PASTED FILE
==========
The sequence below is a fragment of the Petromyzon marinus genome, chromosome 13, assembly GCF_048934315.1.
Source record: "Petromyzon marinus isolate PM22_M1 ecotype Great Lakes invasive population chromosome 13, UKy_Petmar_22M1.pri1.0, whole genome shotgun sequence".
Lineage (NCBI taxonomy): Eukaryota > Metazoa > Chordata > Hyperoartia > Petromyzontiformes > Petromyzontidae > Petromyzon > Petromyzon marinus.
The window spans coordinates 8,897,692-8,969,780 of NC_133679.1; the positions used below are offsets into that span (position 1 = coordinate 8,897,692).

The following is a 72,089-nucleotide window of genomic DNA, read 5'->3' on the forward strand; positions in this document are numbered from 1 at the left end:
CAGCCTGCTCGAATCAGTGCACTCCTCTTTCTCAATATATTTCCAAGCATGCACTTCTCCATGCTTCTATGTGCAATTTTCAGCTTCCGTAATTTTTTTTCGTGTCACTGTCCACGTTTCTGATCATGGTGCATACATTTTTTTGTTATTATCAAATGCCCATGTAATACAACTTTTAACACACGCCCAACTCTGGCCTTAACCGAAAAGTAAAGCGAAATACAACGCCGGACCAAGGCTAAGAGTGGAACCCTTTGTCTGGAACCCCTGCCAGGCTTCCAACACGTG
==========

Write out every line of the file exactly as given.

The sequence below is a fragment of the Petromyzon marinus genome, chromosome 13, assembly GCF_048934315.1.
Source record: "Petromyzon marinus isolate PM22_M1 ecotype Great Lakes invasive population chromosome 13, UKy_Petmar_22M1.pri1.0, whole genome shotgun sequence".
Lineage (NCBI taxonomy): Eukaryota > Metazoa > Chordata > Hyperoartia > Petromyzontiformes > Petromyzontidae > Petromyzon > Petromyzon marinus.
The window spans coordinates 8,897,692-8,969,780 of NC_133679.1; the positions used below are offsets into that span (position 1 = coordinate 8,897,692).

The following is a 72,089-nucleotide window of genomic DNA, read 5'->3' on the forward strand; positions in this document are numbered from 1 at the left end:
CAGCCTGCTCGAATCAGTGCACTCCTCTTTCTCAATATATTTCCAAGCATGCACTTCTCCATGCTTCTATGTGCAATTTTCAGCTTCCGTAATTTTTTTTCGTGTCACTGTCCACGTTTCTGATCATGGTGCATACATTTTTTTGTTATTATCAAATGCCCATGTAATACAACTTTTAACACACGCCCAACTCTGGCCTTAACCGAAAAGTAAAGCGAAATACAACGCCGGACCAAGGCTAAGAGTGGAACCCTTTGTCTGGAACCCCTGCCAGGCTTCCAACACGTG